Azerbaijan, the dark side of power

Article published on May 27, 2005
Article published on May 27, 2005

This article has not been vetted by an editor at Paris HQ

Just before the inauguration of the long-awaited Baku-Tbilisi-Ceyhan Pipeline in Azerbaijan, activists opposing the authoritarian government there were joining forces. But the regime hit back.

On May 19, just a few hours after activists in the non-violent opposition movement YOX (No) had decided to join in the major demonstration happening two days later, the police were already at Razi Nurullayev’s door. Nurullayev, the spokesman for YOX, a movement founded in February this year, was arrested and given a five day prison sentence. He had just returned from an international conference in Amsterdam where representatives of new, non-violent groups in the former Eastern bloc, such as Ukraine’s PORA and YOX itself, had come together. The decision by YOX activists to join the May 21 demonstration led to a wave of arrests. Along with Razi Nurullayev, employees of the three biggest opposition parties – Musavat, the People’s Front and the Azerbaijani Democratic Party – were detained the night before the protests. Nurullayev himself was freed on May 25, four days after the event.

The end of the silence

This was the first time since the opposition was brutally crushed during the October 2003 presidential elections that the newly formed block Ugur (‘Success’), which groups together the three aforementioned opposition parties, had dared to organise a mass demonstration. ‘The End of a 19-month Silence’, read the headline of the newspaper and Musavat party mouthpiece, Yeni Musavat. Although the government had banned the protest march, opposition statements indicate that several thousand protesters managed to assemble. Participants were demanding transparent and democratic elections for November 2005, and the opportunity for hundreds of Azerbaijanis living in political exile in Europe since the events of October 2003 to return to their country. Leaders of the opposition had urged protesters not to put up physical resistance to police and security services, and by no means to resort to violence. Nevertheless, there were fierce clashes. According to press reports, up to 100 protesters were arrested.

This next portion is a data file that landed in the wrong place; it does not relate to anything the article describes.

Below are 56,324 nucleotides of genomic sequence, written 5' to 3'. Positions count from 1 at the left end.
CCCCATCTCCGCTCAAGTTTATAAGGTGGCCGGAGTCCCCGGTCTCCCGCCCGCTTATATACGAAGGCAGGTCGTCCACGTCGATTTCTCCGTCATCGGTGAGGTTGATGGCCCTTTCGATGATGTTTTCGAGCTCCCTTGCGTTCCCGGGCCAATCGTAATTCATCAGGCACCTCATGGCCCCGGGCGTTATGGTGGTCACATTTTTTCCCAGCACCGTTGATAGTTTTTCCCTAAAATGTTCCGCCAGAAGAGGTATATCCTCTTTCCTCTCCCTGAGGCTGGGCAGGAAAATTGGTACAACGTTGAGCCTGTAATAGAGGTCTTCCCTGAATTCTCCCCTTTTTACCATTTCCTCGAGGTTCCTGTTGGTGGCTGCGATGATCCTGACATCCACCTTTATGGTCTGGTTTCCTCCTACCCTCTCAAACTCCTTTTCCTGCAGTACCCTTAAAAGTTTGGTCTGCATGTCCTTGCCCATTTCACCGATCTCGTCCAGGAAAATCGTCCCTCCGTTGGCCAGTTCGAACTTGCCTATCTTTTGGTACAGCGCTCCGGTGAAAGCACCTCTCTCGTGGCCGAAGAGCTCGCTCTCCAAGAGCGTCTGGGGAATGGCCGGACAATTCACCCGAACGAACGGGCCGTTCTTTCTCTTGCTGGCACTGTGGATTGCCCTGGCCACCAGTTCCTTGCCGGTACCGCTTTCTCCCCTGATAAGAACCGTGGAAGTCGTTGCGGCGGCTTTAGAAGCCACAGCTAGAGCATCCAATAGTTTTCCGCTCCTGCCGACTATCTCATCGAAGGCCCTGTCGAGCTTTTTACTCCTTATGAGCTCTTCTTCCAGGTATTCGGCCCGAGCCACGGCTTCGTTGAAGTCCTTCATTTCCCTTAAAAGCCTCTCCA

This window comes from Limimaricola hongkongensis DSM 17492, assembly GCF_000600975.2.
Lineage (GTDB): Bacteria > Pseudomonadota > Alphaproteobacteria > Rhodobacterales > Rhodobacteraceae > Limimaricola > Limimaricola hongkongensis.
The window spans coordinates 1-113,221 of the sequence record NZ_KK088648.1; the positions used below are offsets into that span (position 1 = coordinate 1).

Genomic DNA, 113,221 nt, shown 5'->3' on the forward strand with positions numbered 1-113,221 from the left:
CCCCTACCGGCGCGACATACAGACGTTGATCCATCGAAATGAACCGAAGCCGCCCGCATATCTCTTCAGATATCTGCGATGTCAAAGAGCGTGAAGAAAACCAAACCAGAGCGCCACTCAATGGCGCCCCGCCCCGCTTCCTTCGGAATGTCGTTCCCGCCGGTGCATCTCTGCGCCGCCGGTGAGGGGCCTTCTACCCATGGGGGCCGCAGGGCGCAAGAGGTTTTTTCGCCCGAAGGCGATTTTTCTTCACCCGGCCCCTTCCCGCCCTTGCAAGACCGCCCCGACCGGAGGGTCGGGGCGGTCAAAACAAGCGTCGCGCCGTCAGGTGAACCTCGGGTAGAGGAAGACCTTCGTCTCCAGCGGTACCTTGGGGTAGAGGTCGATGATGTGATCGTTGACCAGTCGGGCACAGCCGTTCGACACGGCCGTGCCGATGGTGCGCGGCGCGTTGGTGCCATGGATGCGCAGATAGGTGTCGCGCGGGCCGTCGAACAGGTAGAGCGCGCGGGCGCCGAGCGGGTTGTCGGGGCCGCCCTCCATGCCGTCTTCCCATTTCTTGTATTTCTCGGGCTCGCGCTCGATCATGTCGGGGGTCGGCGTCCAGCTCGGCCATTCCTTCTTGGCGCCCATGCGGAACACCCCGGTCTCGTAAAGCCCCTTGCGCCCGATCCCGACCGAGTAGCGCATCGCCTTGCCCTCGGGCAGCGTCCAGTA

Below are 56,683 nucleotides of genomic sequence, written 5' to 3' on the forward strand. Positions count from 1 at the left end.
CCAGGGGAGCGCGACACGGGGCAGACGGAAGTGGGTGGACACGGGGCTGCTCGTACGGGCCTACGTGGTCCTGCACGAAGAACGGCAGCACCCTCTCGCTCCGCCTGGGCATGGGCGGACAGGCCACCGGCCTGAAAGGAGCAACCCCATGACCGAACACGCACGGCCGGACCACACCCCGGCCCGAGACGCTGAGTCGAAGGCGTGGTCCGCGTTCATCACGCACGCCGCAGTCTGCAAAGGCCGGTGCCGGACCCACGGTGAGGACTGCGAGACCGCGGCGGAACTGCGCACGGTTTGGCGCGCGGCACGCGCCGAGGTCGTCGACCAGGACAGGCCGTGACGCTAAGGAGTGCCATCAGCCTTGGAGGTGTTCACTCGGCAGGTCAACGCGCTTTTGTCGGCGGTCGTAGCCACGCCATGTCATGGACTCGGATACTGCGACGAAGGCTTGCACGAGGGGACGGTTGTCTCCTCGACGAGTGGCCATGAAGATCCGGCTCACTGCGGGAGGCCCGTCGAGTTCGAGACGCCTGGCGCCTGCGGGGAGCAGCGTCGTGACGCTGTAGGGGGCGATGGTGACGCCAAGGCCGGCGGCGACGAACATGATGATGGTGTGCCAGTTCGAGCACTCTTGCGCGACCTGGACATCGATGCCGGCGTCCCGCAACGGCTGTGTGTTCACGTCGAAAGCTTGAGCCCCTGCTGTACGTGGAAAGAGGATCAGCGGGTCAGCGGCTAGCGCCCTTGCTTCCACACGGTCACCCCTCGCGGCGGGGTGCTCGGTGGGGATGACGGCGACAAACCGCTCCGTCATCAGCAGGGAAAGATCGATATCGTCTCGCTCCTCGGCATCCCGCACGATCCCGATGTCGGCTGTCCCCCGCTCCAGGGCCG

A violent power struggle

Though government and opposition members were making progress in talks a few weeks ago, the likelihood of any dialogue taking place in the near future after the bloody struggles between demonstrators and police seems remote. Ali Kerimli, head of the reform faction of the People’s Front, doubts that the government is interested in democratic development. Speaking to the newspaper Nezavisimaja Gazeta, Kerimli suggested that the regime wants to use force to prolong its existence. Isa Gambar, leader of Musavat, expressed hope that, following the mobilisation of the opposition activists on May 21, the government would not succeed in manipulating the upcoming parliamentary elections. The American Embassy in the Azerbiajani capital, Baku, condemned the suppression of the demonstration and reminded the government of the Azerbaijani people’s right of assembly.

While the world is looking towards the newly inaugurated Baku-Tbilisi-Ceyhan Pipeline to provide it with much needed oil, we must not turn a blind eye to human rights abuses under President Ilham Aliev’s authoritarian regime.